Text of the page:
1. Jehovah, rebuke me not in thine anger, and chastise me not in thine indignation.
The calamity which David now experienced had, perhaps, been inflicted by men, but he wisely considers that he has to deal
with God. Those persons are very unsuitably exercised under their afflictions who do not immediately take a near and a steady
view of their sins, in order thereby to produce the conviction that they have deserved the wrath of God. And yet we see how
thoughtless and insensible almost all men are on this subject; for while
they cry out that they are afflicted and miserable, scarcely one among a hundred looks to the hand which strikes. From
whatever quarter, therefore, our afflictions come, let us learn to turn our thoughts instantly to God, and to acknowledge
him as the Judge who summons us as guilty before his tribunal, since we, of our own accord, do not anticipate his judgment.
But as men, when they are compelled to feel that God is angry with them, often indulge in complaints full of impiety, rather
fault with themselves and their own sins, it is to be particularly noticed that David does not simply ascribe to God the
afflictions under which he is now suffering, but acknowledges them to be the just recompense of his sins. He does not take
God to task as if he had been an enemy, treating him with cruelty without any just cause; but yielding to him the right of
rebuking and chastening, he desires and prays only that bounds may be set to the punishment inflicted on him. By this he declares
God to be a just Judge in taking vengeance on the sins of men.
“En faisant vengence des forfaits des hommes.” — Fr.
But as soon as he has confessed that he is justly chastised, he earnestly beseeches God not to deal with him in strict
justice, or according to the utmost rigour of the law. He does not altogether refuse punishment, for that would be unreasonable;
and to be without it, he judged would be more hurtful than beneficial to him: but what he is afraid of is the wrath of God,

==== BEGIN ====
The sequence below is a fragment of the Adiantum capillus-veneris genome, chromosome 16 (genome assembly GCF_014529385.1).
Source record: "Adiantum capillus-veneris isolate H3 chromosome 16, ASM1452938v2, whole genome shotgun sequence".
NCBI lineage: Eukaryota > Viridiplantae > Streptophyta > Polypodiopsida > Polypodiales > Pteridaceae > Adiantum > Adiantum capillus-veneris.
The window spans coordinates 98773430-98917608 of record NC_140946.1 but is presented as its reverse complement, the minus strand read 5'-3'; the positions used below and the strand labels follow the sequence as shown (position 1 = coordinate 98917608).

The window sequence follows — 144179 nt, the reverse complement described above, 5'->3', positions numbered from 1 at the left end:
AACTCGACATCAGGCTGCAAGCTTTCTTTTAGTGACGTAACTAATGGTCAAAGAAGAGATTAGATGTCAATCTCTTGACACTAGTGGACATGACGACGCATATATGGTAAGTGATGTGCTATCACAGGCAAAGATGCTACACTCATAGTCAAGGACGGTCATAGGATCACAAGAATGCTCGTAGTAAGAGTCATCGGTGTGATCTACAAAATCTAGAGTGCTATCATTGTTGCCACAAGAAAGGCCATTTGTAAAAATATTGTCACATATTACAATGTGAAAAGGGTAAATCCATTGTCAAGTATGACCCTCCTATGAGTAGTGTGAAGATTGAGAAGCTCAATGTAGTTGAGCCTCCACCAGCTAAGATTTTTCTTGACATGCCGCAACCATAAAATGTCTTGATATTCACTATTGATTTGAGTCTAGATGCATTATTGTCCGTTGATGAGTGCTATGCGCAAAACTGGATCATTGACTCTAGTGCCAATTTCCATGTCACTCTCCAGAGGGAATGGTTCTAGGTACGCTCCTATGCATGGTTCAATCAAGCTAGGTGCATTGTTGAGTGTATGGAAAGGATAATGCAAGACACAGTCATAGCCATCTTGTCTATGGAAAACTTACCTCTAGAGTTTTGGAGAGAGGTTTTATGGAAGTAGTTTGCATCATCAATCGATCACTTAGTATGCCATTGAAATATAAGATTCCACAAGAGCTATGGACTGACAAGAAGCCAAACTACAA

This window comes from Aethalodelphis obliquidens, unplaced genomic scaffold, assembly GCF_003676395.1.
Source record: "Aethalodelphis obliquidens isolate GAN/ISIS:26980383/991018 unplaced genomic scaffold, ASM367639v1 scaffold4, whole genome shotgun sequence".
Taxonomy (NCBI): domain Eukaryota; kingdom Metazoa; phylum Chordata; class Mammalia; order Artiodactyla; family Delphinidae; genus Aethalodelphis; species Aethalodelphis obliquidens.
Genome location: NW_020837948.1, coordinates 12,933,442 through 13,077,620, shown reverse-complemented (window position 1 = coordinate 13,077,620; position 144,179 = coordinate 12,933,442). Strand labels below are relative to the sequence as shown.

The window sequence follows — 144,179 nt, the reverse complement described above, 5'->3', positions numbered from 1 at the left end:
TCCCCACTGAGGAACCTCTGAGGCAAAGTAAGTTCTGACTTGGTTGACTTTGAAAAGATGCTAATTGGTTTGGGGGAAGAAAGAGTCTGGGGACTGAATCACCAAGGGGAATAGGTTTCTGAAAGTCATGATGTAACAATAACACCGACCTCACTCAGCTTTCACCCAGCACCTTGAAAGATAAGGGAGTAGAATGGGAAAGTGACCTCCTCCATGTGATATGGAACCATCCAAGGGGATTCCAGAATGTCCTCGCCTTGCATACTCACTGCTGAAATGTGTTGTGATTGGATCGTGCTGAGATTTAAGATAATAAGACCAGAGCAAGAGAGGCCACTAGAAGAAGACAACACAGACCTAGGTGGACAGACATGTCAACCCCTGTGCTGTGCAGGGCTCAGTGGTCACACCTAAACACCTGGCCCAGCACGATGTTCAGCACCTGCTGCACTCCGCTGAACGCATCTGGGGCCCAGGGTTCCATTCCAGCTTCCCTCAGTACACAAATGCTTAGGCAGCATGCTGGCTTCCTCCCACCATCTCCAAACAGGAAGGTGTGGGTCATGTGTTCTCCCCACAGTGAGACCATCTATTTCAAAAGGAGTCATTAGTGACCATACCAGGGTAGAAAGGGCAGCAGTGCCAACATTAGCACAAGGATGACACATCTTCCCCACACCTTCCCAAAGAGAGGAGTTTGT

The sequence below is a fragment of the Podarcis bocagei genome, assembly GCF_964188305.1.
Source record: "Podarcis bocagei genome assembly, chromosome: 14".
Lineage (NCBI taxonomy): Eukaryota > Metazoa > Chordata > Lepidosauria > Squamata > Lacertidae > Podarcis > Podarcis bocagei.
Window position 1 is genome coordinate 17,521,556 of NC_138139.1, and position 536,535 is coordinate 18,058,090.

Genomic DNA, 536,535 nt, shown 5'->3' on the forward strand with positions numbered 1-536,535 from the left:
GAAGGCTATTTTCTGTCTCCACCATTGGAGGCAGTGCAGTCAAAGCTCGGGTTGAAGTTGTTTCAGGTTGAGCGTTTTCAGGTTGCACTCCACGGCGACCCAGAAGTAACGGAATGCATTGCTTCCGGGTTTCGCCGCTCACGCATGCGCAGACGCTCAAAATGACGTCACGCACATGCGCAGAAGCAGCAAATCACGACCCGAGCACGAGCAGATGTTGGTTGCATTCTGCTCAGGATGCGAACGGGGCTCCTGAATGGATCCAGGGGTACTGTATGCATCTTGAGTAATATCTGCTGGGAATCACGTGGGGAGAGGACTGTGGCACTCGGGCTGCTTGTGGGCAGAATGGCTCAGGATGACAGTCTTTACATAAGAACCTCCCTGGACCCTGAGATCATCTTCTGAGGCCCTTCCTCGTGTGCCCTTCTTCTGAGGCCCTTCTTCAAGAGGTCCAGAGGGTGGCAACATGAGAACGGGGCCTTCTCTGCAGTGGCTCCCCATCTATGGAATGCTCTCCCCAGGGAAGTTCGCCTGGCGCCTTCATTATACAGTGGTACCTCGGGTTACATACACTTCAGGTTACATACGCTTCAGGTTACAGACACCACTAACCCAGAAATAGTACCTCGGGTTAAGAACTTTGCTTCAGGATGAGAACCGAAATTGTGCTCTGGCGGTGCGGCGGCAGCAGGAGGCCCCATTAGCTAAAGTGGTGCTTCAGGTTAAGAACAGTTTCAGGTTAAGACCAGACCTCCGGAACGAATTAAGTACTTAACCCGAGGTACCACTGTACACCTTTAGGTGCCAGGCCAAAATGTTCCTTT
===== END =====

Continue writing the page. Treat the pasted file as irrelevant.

which threatens sinners with ruin and perdition. To anger and indignation David tacitly opposes fatherly and gentle
chastisement, and this last he was willing to bear. We have a similar contrast in the words of Jeremiah, (Jeremiah 10:24,) “O Lord,” says he, “correct me, but with judgment; not in thine anger.” God is, indeed, said to be angry with sinners whenever
he inflicts punishment upon them, but not in the proper and strict sense, inasmuch as he not only mingles with it some of
the sweetness of his grace to mitigate
their sorrow, but also shows himself favorable to them, in moderating their punishment, and in mercifully drawing back
his hand. But, as we must necessarily be stricken with terror whenever he shows himself the avenger of wickedness, it is not
without cause that David, according to the sense of the flesh, is afraid of his anger and indignation. The meaning therefore
is this: I indeed confess, O Lord, that I deserve to be destroyed and brought to nought; but as I would be unable to endure
severity of thy wrath, deal not with me according to my deserts, but rather pardon my sins, by which I have provoked thine
anger against me. As often, then, as we are pressed down by adversity, let us learn, from the example of David, to have recourse
to this remedy, that we may be brought into a state of peace with God; for it is not to be expected that it can be well or
prosperous with us if we are not interested in his favor. Whence it follows, that we shall never be without a load of evils,
until he forgive us our sins.